Launch of SABF 2018

The 14th South American Business Forum edition is coming! With applications already open, students from all over the world can begin to complete their profile and write their essays. To celebrate we remember the launch of this new edition on December 7th.

Federico Cimini, co-director of SABF 2017, started the event with some words about what happened during the forum last year inviting the audience to get involved in what the SABF does. “The SABF was started by ITBA students who were looking for something else.” With this kick-started an emotional day.

“Why do you do what you do?” With these words, Florencia Ravenna, co-director 2014, began explaining her own definition of the SABF and how it changed over the years. She reflected on the importance of seizing opportunities, facing new challenges in life and on the great community that comprises the SABF.

She encouraged the new team commenting “I learned to make difficult decisions” and thanked their families and friends assuring them that behind the great work they will do this year, there are countless opportunities for personal and professional growth.

Without further ado, the co-directors Guillermina Bond and Candelaria Zangari spoke and shared the topics of SABF 2018.

The Power Paradox

In the times we live in, it seems that we are facing ever more challenging decisions that embody ever higher risks. Moreover, these decisions seem to affect a growing number of different spheres in our society. This is the reason why we need to question the way in which things will ultimately develop. From the systems through which we give up our decision-making power to the people who will have the final say in the bigger picture, and the technologies that will make all this possible. How can we be a relevant influence in this excitingly complex process?

In Sync with Technology

Living in times of constant technological change, it is vital to be aware of the machines’ roles in society as of our own. That said, how do we achieve the necessary balance in this relationship so as to make the best of it? What responsibilities are we willing to give up? How much power are we willing to give up to technology? Are we prepared to share it at all?.

Systems Facing Obsolescence

The nature of all the big changes we are already experimenting leads us to question whether the way we think the world works has become futile. How violent of a shift will be necessary for us to adapt to the new shades and challenges of the future? Our hopes of society, the systems that organize it or even our own sense of self-worth could be at stake in the building of this new world.

Leading through Uncertainty

What do we need to be able to lead in challenging and unexpected situations? How can a leader manage to guide people with different perspectives and opposing views in this ever-changing scenario, to a shared goal? Will traditional leadership be enough to face the challenges of the future or will we need a different alternative?

These themes will guide the #SABF2018, which will take place on the 3, 4 and 5 August. The application period will end on April 30, 2018.

Closing the ceremony, the directors thanked the SABF Council, the Board of Trustees and the Organizing Team. They hoped for a great year full of work and effort to create a new and fresh edition of the SABF, with more provocative ideas that invite us to think outside the box.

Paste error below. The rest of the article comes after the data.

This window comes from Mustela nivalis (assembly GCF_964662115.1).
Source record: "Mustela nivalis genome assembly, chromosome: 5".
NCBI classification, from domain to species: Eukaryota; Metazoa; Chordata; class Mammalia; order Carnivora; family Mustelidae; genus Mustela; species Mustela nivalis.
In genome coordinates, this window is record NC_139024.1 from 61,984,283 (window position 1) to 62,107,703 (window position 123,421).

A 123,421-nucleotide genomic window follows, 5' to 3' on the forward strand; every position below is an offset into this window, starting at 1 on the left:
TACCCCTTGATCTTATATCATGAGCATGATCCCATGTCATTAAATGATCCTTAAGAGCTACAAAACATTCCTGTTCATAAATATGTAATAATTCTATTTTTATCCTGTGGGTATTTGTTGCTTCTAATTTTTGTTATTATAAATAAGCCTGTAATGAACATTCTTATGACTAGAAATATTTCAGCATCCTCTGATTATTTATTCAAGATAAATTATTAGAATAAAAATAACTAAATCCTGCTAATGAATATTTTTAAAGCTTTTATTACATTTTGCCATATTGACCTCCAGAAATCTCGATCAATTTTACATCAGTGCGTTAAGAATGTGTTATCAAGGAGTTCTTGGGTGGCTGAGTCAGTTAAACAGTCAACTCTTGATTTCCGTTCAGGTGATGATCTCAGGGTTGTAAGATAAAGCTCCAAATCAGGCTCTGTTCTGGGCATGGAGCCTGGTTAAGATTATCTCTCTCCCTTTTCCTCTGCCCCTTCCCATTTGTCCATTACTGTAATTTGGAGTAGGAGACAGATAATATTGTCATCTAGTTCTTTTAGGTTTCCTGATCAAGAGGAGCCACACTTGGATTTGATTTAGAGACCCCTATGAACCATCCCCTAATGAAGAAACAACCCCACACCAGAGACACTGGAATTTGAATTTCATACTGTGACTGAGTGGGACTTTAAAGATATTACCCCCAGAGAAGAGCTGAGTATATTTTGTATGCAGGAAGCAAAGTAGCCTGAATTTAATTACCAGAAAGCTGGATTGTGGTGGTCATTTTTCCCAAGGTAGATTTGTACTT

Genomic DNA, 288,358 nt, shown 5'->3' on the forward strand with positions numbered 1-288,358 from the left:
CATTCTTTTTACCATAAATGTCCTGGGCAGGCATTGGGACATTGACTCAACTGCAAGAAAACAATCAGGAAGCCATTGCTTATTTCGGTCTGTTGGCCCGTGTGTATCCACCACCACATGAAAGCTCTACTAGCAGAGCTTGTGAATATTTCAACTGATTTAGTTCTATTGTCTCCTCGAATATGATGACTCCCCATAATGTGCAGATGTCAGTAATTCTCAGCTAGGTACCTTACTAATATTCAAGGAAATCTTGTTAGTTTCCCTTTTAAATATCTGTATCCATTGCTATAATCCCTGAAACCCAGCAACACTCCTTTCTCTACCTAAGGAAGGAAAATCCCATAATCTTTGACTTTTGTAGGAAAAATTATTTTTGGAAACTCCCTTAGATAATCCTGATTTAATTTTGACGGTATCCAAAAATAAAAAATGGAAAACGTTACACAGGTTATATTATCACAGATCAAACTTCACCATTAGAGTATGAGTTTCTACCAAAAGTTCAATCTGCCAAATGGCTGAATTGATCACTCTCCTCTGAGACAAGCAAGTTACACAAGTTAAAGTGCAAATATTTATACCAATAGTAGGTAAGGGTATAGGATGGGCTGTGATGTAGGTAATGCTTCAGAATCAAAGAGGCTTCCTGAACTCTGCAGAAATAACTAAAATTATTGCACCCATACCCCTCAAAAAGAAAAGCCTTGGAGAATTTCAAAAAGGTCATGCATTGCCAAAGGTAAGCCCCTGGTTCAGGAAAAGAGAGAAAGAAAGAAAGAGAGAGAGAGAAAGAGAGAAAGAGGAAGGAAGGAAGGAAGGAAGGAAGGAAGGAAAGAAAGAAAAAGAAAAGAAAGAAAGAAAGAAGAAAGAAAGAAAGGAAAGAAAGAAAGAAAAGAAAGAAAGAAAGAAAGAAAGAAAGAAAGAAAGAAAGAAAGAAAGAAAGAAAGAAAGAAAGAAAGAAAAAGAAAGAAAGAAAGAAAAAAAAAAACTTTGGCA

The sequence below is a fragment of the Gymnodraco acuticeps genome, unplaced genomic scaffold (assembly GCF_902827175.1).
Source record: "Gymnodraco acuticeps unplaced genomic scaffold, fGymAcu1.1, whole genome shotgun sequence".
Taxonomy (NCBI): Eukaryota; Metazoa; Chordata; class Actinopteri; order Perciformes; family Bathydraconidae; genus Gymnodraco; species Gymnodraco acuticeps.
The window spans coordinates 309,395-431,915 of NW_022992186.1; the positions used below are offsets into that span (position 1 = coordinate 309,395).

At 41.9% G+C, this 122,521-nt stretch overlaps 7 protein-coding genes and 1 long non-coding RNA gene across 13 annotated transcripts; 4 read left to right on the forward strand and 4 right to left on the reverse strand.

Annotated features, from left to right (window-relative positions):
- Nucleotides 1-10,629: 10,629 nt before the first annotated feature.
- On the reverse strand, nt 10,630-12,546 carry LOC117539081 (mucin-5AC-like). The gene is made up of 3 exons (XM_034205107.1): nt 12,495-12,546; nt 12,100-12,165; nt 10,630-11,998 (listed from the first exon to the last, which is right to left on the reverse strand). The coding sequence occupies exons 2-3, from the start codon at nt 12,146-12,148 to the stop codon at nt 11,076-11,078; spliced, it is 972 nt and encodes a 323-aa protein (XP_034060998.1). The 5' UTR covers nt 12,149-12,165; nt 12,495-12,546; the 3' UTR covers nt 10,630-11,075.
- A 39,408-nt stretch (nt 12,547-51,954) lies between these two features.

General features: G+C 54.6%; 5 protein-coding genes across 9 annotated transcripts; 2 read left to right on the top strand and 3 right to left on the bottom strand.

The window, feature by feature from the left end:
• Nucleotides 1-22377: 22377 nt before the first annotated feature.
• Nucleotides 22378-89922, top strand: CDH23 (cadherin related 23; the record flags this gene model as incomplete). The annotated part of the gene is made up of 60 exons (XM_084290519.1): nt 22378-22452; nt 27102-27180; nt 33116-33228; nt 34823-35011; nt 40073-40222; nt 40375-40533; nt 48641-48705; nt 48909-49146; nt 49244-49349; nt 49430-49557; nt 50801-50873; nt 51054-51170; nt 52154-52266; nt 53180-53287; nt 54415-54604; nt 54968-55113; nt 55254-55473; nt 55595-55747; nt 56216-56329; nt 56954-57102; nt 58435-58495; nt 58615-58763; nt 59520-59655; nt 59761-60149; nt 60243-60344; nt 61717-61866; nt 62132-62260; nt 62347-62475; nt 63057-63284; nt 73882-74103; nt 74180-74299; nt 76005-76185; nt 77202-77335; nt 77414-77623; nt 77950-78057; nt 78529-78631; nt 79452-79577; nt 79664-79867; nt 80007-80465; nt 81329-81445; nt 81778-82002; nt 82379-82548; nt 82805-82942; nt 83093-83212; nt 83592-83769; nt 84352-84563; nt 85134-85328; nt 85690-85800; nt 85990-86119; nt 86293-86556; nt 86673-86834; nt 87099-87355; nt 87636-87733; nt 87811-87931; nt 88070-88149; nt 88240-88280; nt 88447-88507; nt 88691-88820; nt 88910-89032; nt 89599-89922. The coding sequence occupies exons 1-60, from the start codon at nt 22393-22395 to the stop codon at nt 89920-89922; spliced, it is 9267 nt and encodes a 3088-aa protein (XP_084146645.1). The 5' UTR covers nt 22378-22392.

And now, we anxiously present the organizing team of the 14th edition of the SABF!

Directors (DR): Guillermina Bond and Candelaria Zangari

Fundraising (FR): Catalina Varela (Head), Franco Canova and Augusto Viotti Bozzini

Information Technology (IT): Francisco Delgado (Head) and Agustín Lavarello

Media & Communication (M&C): Francisco Andía (Head), Mercedes Catolino, Bianca Ritorto and Lucas Sanz Gorostiaga

Speakers (SP): Roberto Chá (Head), Ángeles Borracci and Lucía Machicote

Student Relations (SR): Carolina Mondino (Head), Lucila Bettiga, Lucas Demaria, Clara Guzzetti and Milagros Rodriguez Falcón

We congratulate the new team and wish them the best in this year of work that has just begun. And encourage you, students, to sharpen your ideas and prepare your applications. As shared by Florencia, you can not miss out on this great opportunity!

#SABF2017 – Day 3

SABF Games

100 participants, 10 teams. Each one of them was lead by a member of the organizing team, but only one was crowned winner. The SABF Games put to the test some of the ideas discussed on the previous days of the conference. Having fun and working together, we begun the last day of the SABF.

Sam Potolicchio

“What can we do so that people want to get behind our convictions?” From the get go, Sam Potolicchio’s seemingly casual choice of words has us reassessing why we seek to lead. He moves on; “so much of effective leadership is being able to see the world”, he says; a leader must not only look open to ideas coming “from outside one’s brain” but also try to incorporate different approaches and outlooks.

Trouble is we have a knack for trying to hold on to what we know best. We’ve got a “tiny kingdom in our heads” that says we know how, and it can be hard to “get outside of our own thought bubble”. To remedy this, we have to become aware of the “weaknesses of our cognitive structure”, and so Sam’s self-proclaimed purpose is to make us feel “cognitively silly”; an objective he meets more times than we’d like to admit.